The Harmony Skirmish
|The Harmony Skirmish|
|Part of The American Civil War|
|United States of America||Confederate States of America|
|Commanders and leaders|
|Marcus Reno||John S. Mosby|
12th Pennsylvania Cavalry
1st United States Infantry
|43rd Battalion Virginia Cavalry|
|Casualties and losses|
|34 (9 killed, 20 wounded, 5 captured)||11 (2 killed, 5 wounded, 4 captured|
The Harmony Skirmish was a small engagement of the American Civil War between Confederate forces under Colonel John Mosby and Union forces under Colonel Marcus Reno on March 21st, 1865 near the village of Harmony (present day Hamilton) in Loudoun County, Virginia. A union raiding party, that was sent into Loudoun County to eliminate Confederate partisans, was ambushed by Mosby's Rangers near the village of Harmony. After inflicting light casualties on the Federals, the Rangers were unable to drive off the numerically superior and better equipped force and were compelled to withdrawal. The skirmish, which was the last major action of the war within Loudoun, was tactically inconclusive.
On the afternoon of March 20th Col. Reno, commanding a 1000 man expedition, consisting of the Loudoun Rangers, 12th Pennsylvania Cavalry, 1st United States Infantry and 2 pieces of light artillery, set out from Harpers Ferry into Loudoun County on a mission to obtain forage and clear the Loudoun Valley of partisans. The column entered Loudoun in the Between the Hills valley and marched through Hillsboro and Woodgrove, reaching Purcellville on the morning of the 21st. The column was under near continuous sniping fire from Confederate partisans during the march, 5 of which were captured at Hillsboro.
The Federal incursion did not go unnoticed to John Mosby's scouts and accordingly he ordered a rendezvous of his Rangers the following morning. On the 21st Mosby, with 128 Rangers, set out north from upper Fauquier to confront the Federals.
Around midday, Mosby reached Harmony, whereupon he learned the Federals were located 2 miles (3.2 km) west in Purcellville. Unsure of the strength of the opposing force, Mosby lead his Rangers approximately 1 mile (1.6 km) southeast of the village. He deployed the main body of his force in a woods south of the road while leaving 24 Rangers under Jim Wiltshire on the road as bait for an ambush. The 12th Pennsylvania soon came upon the Wiltshires men, and taking them to be an isolated band of partisans of the nature that the Federals had been fighting with since entering Loudoun, immediately charged. Wiltshire's force broke into retreat until they reached the woods where the rest of the Rangers were concealed, at which point they suddenly turned around and counter-attacked the Federals. At the same time the rest of the Rangers came out of the woods and assailed the Federal flank. The 12th Pennsylvania briefly made a stand but was soon compelled to retreat.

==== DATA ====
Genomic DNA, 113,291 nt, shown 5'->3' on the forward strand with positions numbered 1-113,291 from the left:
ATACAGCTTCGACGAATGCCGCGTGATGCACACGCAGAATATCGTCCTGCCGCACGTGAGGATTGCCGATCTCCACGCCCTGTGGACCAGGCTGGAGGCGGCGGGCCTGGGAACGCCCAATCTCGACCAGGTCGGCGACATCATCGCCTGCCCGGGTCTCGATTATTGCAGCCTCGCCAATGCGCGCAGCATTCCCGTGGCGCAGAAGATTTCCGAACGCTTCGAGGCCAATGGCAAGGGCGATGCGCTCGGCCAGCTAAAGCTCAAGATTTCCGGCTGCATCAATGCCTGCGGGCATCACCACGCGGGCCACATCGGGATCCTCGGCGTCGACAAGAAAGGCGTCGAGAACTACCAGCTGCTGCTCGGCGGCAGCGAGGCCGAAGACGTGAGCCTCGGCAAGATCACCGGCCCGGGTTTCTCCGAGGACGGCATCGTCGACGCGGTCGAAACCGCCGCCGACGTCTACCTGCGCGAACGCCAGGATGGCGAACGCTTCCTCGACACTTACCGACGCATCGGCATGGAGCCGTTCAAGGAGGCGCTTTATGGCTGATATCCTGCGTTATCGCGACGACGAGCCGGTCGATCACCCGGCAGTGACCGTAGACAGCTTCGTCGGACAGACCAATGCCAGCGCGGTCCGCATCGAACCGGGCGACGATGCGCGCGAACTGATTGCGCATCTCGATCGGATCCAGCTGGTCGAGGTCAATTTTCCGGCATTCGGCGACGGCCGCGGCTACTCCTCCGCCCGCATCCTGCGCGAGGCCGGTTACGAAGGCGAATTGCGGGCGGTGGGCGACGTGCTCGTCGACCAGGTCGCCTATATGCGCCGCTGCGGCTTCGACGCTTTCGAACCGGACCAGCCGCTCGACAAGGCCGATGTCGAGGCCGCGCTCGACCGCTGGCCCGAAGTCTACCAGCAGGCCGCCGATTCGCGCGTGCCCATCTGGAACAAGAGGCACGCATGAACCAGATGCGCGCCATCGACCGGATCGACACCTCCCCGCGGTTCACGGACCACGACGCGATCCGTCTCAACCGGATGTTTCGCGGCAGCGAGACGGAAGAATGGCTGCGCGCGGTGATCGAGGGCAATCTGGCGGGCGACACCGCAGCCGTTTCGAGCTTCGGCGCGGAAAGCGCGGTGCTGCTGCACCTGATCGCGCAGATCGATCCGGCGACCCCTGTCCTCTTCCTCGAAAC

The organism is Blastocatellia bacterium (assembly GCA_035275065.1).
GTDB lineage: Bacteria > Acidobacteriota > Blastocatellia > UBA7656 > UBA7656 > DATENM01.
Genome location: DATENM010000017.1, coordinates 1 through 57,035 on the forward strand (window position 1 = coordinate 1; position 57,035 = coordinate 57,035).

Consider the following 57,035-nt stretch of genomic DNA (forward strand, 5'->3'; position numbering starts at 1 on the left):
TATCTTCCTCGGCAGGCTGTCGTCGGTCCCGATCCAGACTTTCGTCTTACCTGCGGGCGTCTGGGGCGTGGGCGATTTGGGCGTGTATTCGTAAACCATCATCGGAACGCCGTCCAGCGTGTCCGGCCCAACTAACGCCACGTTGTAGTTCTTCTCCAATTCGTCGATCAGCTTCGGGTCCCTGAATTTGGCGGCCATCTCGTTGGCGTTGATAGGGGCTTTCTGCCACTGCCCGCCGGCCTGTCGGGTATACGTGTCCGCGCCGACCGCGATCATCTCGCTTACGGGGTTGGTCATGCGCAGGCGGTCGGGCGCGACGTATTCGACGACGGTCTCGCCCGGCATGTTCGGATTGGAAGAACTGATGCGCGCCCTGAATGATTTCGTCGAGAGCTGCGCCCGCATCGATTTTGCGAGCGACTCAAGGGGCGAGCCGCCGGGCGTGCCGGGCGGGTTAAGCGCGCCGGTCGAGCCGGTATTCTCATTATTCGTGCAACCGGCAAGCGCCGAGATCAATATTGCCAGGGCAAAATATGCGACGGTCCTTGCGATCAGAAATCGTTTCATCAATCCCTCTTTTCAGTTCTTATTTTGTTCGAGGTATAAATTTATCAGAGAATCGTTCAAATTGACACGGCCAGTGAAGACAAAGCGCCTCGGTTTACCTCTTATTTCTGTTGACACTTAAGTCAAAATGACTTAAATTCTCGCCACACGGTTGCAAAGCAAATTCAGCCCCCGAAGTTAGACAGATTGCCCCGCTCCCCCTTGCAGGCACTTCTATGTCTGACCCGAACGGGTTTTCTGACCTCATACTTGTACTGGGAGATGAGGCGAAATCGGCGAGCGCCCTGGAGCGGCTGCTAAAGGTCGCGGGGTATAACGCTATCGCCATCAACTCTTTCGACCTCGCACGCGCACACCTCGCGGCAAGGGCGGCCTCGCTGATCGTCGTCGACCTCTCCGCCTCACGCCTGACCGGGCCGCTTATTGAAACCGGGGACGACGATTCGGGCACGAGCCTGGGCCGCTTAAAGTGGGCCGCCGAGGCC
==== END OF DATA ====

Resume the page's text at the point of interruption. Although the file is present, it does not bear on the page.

The Rangers broke after them, but as they reached Harmony they encountered the Federal infantry who were concealed behind a hedgerow. The infantry met the Rangers with a fierce volley that wounded and killed several and forced most of the rest to fall back. A few daring Rangers pursued the Federals further, including James Sinclair, who after killing one Federal, saw he wore a diamond ring. In the midst of the fight Sinclair jumped from his horse to pull the ring from the body, when it would not budge he cut the finger off. Mosby soon called of the Rangers and fell back towards Fauquier. He would continue to shadow the Federals as they ranged through Loudoun and Fauquier for the next 3 days, though no significant fighting between the two took place.
In the brief fight the Rangers killed 9 Federals, wounded 20 and took 5 prisoners while suffering 2 killed 5 wounded and 4 captured, including Ranger John Chew, who was paralyzed by gunfire in the fight and left behind when the Rangers fell back. The fight did little to deter the Federal incursion, nor did the Rangers inflict the severe casualties that was a characteristic of most of their raids, but the engagement is significant in that it represents the last fight of any size in the county.
- Wert, Jeffry D. Mosby's Rangers. Simon & Schuster Paperbacks; New York, Ny. 1990.
- Goodheart, Briscoe. History of the Independent Loudoun Rangers, Scouts U.S Army: 1862-1865.